How, then, was Charlie able to break free of the loop? Was it the strength of the evidence alone that convinced him? It couldn’t have been –⁠ otherwise the other truthers on the trip would have been equally convinced. In fact, there was something else going on in Charlie’s life that set the stage for him to change his mind. To understand why, we’ll need to talk about why people begin to hold tightly to a set of beliefs in the first place.

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    What is How Minds Change about?

    How Minds Change (2022) is a deep dive into why we believe, why we keep believing, and why, sometimes, we stop believing. More than that, it’s a guide to changing minds –⁠ not through manipulation or coercion, but through empathy and open-mindedness.

    How Minds Change Review

    How Minds Change explores the fascinating topic of why and how people change their minds. Here's why this book is worth reading:

    • With eye-opening insights, the book reveals the psychological mechanisms behind mindset shifts, allowing readers to understand and navigate the process of changing their minds.
    • Backed by research and real-life examples, the book offers a comprehensive understanding of cognitive biases, persuasion techniques, and the power of empathy in influencing beliefs.
    • By delving into diverse case studies and exploring the emotional and social factors that impact our perspectives, the book keeps readers engaged and ensures it's definitely not boring.

    Who should read How Minds Change?

    • Psychology and neuroscience geeks
    • Friends and family members of conspiracy theorists or dogmatic political activists
    • Anyone who knows a person whose mind they’d like to change

    About the Author

    David McRaney is a science journalist and creator of the blog, book, and podcast You Are Not So Smart. He is also the author of You Are Now Less Dumb, and he gives lectures all around the world on the topics of reasoning, belief, and decision-making.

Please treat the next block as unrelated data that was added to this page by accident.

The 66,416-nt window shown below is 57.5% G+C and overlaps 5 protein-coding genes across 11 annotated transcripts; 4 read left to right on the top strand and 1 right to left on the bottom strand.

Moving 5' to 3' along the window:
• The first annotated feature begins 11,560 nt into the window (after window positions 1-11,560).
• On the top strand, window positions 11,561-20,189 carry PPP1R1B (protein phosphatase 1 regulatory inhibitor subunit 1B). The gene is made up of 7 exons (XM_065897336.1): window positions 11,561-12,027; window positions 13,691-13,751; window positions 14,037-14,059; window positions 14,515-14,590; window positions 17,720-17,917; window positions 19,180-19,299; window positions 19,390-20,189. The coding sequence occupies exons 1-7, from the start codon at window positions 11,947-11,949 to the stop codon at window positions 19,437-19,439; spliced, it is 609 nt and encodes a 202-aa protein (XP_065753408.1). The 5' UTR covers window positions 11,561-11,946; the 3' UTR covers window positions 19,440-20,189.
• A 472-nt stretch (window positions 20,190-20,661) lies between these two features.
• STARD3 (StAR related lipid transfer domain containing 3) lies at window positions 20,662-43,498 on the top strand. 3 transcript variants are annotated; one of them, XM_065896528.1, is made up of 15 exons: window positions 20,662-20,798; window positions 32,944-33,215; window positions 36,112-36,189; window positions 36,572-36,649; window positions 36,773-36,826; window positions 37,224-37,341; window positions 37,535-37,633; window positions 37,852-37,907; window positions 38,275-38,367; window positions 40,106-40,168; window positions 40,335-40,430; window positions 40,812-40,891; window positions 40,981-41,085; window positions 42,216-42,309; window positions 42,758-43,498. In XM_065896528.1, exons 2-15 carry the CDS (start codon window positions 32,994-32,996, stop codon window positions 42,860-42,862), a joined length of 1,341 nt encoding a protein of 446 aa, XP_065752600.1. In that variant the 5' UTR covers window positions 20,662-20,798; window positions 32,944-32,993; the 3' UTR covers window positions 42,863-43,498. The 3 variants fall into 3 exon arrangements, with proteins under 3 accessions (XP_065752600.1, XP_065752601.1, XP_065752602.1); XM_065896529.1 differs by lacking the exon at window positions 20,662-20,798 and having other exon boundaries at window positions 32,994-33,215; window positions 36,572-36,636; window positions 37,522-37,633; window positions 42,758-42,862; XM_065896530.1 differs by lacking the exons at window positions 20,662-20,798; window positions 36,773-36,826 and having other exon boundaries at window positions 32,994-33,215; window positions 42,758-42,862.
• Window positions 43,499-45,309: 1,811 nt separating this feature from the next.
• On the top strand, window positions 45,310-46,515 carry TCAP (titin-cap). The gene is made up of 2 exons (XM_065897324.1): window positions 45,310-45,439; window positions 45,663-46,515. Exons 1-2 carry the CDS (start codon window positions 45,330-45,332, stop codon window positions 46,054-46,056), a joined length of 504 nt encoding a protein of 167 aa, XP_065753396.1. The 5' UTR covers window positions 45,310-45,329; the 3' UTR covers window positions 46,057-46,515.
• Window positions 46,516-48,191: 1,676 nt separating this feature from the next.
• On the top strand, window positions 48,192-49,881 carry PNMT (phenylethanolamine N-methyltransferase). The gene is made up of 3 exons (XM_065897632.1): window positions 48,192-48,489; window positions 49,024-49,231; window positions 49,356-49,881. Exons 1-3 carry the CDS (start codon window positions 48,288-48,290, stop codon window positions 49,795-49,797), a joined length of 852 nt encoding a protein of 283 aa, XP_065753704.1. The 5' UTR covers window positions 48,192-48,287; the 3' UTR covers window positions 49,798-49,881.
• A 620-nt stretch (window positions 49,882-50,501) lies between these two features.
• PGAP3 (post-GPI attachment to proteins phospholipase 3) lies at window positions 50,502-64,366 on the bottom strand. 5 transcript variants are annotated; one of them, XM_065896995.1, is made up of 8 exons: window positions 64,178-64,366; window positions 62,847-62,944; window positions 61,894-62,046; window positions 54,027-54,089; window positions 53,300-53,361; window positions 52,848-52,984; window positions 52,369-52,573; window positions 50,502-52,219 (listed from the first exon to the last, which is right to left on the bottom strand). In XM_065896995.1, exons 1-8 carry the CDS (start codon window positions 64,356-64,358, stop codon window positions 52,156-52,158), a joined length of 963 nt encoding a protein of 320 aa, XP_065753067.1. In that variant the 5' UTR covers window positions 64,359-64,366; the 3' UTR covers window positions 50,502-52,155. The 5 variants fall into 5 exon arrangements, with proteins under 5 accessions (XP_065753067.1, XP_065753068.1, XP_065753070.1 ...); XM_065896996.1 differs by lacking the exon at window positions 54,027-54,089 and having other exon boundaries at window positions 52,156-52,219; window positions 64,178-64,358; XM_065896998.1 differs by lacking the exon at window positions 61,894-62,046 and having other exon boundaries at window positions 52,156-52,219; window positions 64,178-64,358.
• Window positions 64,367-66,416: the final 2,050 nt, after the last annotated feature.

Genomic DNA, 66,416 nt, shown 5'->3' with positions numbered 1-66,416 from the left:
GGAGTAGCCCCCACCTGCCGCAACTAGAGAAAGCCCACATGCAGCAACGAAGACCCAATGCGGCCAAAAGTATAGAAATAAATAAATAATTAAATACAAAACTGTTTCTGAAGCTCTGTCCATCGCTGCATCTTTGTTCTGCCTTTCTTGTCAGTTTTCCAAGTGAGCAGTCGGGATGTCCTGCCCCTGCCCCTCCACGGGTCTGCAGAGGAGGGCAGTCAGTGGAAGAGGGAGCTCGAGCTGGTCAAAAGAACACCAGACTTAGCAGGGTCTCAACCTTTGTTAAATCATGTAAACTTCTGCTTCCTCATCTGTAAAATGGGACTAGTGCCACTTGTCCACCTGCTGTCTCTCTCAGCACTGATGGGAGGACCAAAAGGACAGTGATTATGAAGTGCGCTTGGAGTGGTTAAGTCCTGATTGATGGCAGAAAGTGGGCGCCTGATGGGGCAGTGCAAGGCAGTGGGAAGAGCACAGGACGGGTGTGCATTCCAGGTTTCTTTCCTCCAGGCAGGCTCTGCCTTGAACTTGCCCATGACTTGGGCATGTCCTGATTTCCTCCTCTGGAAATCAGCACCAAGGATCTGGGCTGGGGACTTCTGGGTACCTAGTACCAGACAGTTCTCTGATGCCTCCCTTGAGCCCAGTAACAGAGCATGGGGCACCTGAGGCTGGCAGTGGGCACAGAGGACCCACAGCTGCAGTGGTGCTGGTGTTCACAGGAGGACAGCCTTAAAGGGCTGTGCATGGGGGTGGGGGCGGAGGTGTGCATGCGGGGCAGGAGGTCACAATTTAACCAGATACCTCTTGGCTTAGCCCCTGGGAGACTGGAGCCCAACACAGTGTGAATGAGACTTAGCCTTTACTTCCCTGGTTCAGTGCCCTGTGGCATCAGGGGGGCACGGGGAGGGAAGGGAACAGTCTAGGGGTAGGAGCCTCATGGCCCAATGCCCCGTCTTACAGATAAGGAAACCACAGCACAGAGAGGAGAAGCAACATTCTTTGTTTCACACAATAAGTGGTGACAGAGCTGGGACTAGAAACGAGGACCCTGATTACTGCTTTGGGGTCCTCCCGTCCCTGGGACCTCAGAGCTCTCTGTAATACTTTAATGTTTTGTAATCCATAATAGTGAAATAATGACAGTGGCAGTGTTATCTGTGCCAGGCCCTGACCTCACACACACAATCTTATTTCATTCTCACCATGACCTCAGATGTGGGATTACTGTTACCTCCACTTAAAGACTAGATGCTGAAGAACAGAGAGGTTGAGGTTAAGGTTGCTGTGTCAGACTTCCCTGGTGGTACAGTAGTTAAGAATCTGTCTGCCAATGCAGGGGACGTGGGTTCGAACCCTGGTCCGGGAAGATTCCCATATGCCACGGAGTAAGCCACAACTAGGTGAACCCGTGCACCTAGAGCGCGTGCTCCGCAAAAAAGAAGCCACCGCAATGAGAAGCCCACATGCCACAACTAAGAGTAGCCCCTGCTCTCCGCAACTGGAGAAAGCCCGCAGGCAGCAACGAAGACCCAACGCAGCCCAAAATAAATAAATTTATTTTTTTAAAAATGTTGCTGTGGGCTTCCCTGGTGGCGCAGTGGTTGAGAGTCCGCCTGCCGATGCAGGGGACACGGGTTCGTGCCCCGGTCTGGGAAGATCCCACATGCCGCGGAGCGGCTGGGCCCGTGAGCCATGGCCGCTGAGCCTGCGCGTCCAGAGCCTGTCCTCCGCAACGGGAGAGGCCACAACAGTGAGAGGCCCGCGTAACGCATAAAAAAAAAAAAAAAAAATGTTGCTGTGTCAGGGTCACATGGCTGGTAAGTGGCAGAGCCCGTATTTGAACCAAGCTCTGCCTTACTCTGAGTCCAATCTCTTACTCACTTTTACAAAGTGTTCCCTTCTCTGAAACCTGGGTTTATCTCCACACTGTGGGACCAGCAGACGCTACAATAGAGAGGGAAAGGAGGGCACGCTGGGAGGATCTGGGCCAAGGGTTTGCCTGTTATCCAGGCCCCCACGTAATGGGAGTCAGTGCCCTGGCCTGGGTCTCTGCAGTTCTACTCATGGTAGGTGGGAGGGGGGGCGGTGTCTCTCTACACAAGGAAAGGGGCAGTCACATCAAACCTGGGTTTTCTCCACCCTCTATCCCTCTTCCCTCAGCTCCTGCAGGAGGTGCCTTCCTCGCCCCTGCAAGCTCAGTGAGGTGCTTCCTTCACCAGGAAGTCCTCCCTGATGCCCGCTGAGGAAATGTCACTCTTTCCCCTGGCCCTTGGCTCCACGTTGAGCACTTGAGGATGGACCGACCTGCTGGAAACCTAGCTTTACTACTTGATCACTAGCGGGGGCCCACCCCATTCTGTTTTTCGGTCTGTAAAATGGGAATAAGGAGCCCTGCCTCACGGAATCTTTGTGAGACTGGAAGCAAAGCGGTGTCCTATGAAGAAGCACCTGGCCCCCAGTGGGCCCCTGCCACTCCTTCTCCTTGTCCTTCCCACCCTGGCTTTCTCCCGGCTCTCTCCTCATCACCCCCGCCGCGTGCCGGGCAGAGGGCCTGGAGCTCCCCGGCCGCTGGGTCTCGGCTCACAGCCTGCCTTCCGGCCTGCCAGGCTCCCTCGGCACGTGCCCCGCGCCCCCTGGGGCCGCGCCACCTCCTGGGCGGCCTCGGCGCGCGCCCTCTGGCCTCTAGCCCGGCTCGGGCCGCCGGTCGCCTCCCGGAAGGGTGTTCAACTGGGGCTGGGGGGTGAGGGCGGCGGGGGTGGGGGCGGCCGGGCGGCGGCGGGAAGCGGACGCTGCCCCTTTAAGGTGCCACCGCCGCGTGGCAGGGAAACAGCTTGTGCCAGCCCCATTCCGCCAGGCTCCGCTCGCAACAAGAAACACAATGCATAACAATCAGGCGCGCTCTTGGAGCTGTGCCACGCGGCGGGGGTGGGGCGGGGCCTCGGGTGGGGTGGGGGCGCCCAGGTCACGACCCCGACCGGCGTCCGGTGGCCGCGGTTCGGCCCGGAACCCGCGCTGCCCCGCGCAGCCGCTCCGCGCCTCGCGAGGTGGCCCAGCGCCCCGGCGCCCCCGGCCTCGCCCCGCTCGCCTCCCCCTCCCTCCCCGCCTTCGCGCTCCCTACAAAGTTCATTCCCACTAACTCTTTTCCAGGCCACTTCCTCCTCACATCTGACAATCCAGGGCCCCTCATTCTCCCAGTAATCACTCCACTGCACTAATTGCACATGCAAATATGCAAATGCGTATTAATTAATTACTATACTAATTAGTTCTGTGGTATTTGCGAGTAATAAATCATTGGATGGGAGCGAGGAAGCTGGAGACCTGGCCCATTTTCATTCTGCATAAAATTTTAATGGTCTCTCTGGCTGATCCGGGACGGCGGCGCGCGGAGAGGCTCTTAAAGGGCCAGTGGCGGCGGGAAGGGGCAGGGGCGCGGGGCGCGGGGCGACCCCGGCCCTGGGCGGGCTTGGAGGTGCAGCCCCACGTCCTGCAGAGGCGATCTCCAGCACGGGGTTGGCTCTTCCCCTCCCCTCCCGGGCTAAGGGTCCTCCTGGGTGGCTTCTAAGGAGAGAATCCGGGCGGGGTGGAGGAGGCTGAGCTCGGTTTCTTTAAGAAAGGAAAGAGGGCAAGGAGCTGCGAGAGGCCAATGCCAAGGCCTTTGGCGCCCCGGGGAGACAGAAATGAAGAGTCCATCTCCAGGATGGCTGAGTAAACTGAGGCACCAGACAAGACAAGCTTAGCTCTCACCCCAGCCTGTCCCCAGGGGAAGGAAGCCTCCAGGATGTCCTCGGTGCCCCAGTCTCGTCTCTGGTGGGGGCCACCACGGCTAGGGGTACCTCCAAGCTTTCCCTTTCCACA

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    How Minds Change FAQs 

    What is the main message of How Minds Change?

    The main message of How Minds Change is that our beliefs are not set in stone and can be changed through learning and experience.

    How long does it take to read How Minds Change?

    The reading time for How Minds Change varies depending on the reader's speed, but it typically takes several hours. However, the Blinkist summary can be read in just 15 minutes.

    Is How Minds Change a good book? Is it worth reading?

    How Minds Change provides valuable insights into the human mind. It is definitely worth reading for anyone interested in personal growth and understanding how our beliefs shape our lives.

    Who is the author of How Minds Change?

    The author of How Minds Change is David McRaney.

    What to read after How Minds Change?

    If you're wondering what to read next after How Minds Change, here are some recommendations we suggest:
    • You are Now Less Dumb by David McRaney
    • Collective Illusions by Todd Rose
    • Good Leaders Ask Great Questions by John C. Maxwell
    • Emotional Intelligence by Daniel Goleman
    • Why is Sex Fun? by Jared Diamond
    • Free Speech by Jacob Mchangama
    • Never Split the Difference (new version) by Chris Voss and Tahl Raz
    • 7 Strategies for Wealth & Happiness by Jim Rohn
    • Change Your Questions, Change Your Life by Marilee Adams
    • The End of Bias by Jessica Nordell